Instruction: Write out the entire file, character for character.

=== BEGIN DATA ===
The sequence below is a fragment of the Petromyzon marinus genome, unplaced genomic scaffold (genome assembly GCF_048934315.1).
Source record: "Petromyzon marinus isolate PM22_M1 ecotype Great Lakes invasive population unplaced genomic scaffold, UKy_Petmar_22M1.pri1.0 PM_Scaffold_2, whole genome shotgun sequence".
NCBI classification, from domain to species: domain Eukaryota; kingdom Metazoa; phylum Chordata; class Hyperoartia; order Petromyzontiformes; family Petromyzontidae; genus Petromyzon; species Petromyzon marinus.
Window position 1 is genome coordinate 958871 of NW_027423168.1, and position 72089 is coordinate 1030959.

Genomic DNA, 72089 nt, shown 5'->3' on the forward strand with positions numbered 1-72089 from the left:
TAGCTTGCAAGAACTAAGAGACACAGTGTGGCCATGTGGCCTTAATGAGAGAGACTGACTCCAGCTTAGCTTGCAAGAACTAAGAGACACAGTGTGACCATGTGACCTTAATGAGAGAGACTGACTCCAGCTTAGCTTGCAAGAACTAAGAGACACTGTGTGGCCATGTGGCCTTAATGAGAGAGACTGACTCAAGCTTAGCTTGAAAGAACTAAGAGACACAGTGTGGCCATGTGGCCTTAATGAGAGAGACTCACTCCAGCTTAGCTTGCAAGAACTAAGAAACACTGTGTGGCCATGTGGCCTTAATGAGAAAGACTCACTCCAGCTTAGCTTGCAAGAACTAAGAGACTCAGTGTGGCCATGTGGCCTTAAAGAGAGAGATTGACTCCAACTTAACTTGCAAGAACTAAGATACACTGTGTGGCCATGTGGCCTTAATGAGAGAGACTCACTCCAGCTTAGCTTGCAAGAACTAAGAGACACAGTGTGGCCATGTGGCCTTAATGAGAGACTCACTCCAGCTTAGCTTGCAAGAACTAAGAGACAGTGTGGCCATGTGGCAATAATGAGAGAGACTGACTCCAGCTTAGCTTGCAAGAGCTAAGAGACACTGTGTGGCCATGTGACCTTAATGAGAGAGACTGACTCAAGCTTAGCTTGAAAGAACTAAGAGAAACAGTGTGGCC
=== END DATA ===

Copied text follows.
The sequence below is a fragment of the Petromyzon marinus genome, unplaced genomic scaffold (genome assembly GCF_048934315.1).
Source record: "Petromyzon marinus isolate PM22_M1 ecotype Great Lakes invasive population unplaced genomic scaffold, UKy_Petmar_22M1.pri1.0 PM_Scaffold_2, whole genome shotgun sequence".
NCBI classification, from domain to species: domain Eukaryota; kingdom Metazoa; phylum Chordata; class Hyperoartia; order Petromyzontiformes; family Petromyzontidae; genus Petromyzon; species Petromyzon marinus.
Window position 1 is genome coordinate 958871 of NW_027423168.1, and position 72089 is coordinate 1030959.

Genomic DNA, 72089 nt, shown 5'->3' on the forward strand with positions numbered 1-72089 from the left:
TAGCTTGCAAGAACTAAGAGACACAGTGTGGCCATGTGGCCTTAATGAGAGAGACTGACTCCAGCTTAGCTTGCAAGAACTAAGAGACACAGTGTGACCATGTGACCTTAATGAGAGAGACTGACTCCAGCTTAGCTTGCAAGAACTAAGAGACACTGTGTGGCCATGTGGCCTTAATGAGAGAGACTGACTCAAGCTTAGCTTGAAAGAACTAAGAGACACAGTGTGGCCATGTGGCCTTAATGAGAGAGACTCACTCCAGCTTAGCTTGCAAGAACTAAGAAACACTGTGTGGCCATGTGGCCTTAATGAGAAAGACTCACTCCAGCTTAGCTTGCAAGAACTAAGAGACTCAGTGTGGCCATGTGGCCTTAAAGAGAGAGATTGACTCCAACTTAACTTGCAAGAACTAAGATACACTGTGTGGCCATGTGGCCTTAATGAGAGAGACTCACTCCAGCTTAGCTTGCAAGAACTAAGAGACACAGTGTGGCCATGTGGCCTTAATGAGAGACTCACTCCAGCTTAGCTTGCAAGAACTAAGAGACAGTGTGGCCATGTGGCAATAATGAGAGAGACTGACTCCAGCTTAGCTTGCAAGAGCTAAGAGACACTGTGTGGCCATGTGACCTTAATGAGAGAGACTGACTCAAGCTTAGCTTGAAAGAACTAAGAGAAACAGTGTGGCC